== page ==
Ambitious, elegant, impersonal, large in scale, and simultaneously timeless and reflective of its time—these, according to Katz, are the qualities of "high style" in painting, and they are also the qualities of many of his own works. Believing that "you have no power unless you have traditional elements in your pictures," Katz achieves high style by integrating familiar traditions with avant–garde practice. Passing belongs to a venerable genre—it is a self-portrait—but has the scale of Abstract Expressionism. Another inspiration is the advertising billboard; like the Pop artists, Katz pays attention to the cultural scene. Meanwhile, his reductive approach and his conception of pictorial space match those in the formalist painting of the 1960s.
The ground in Passing is a flat monochrome, and Katz's face and shoulders are so simplified that it is mainly their clarity as parts of a figure that insinuates their volume. Neither smiling nor frowning, Katz meets our gaze frankly, but his character is muted by the artifice of the painting's design: the perfect ellipse of the hat brim; the asymmetry in the height of the shoulders; the limited palette, all near-flat blacks, whites, and grays except for the face. Far from the bohemian artist, Katz looks coolly imperturbable in his businessman's suit and hat—stylish not only in his painting but in his person.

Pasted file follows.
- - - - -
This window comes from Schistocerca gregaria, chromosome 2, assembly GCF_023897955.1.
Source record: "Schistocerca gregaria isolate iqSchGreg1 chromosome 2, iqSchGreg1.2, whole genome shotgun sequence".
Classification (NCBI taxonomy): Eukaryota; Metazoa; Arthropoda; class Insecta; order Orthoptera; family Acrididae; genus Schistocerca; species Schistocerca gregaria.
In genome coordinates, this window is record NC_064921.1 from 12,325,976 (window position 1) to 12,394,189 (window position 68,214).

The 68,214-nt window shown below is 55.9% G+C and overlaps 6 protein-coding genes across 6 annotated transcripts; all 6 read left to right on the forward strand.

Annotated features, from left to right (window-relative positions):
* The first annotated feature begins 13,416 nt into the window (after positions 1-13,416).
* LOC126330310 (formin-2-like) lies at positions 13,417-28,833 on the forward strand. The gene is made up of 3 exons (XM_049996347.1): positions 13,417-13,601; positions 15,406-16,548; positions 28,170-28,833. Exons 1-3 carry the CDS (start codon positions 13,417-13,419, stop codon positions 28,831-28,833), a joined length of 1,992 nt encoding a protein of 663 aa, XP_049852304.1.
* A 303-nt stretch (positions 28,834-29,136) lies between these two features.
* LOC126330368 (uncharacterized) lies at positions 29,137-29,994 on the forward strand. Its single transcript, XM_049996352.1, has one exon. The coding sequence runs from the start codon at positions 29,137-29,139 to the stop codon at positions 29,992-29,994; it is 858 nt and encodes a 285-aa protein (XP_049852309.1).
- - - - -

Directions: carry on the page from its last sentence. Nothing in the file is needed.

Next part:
Publication excerpt from The Museum of Modern Art, MoMA Highlights, New York: The Museum of Modern Art, revised 2004, originally published 1999, p. 266.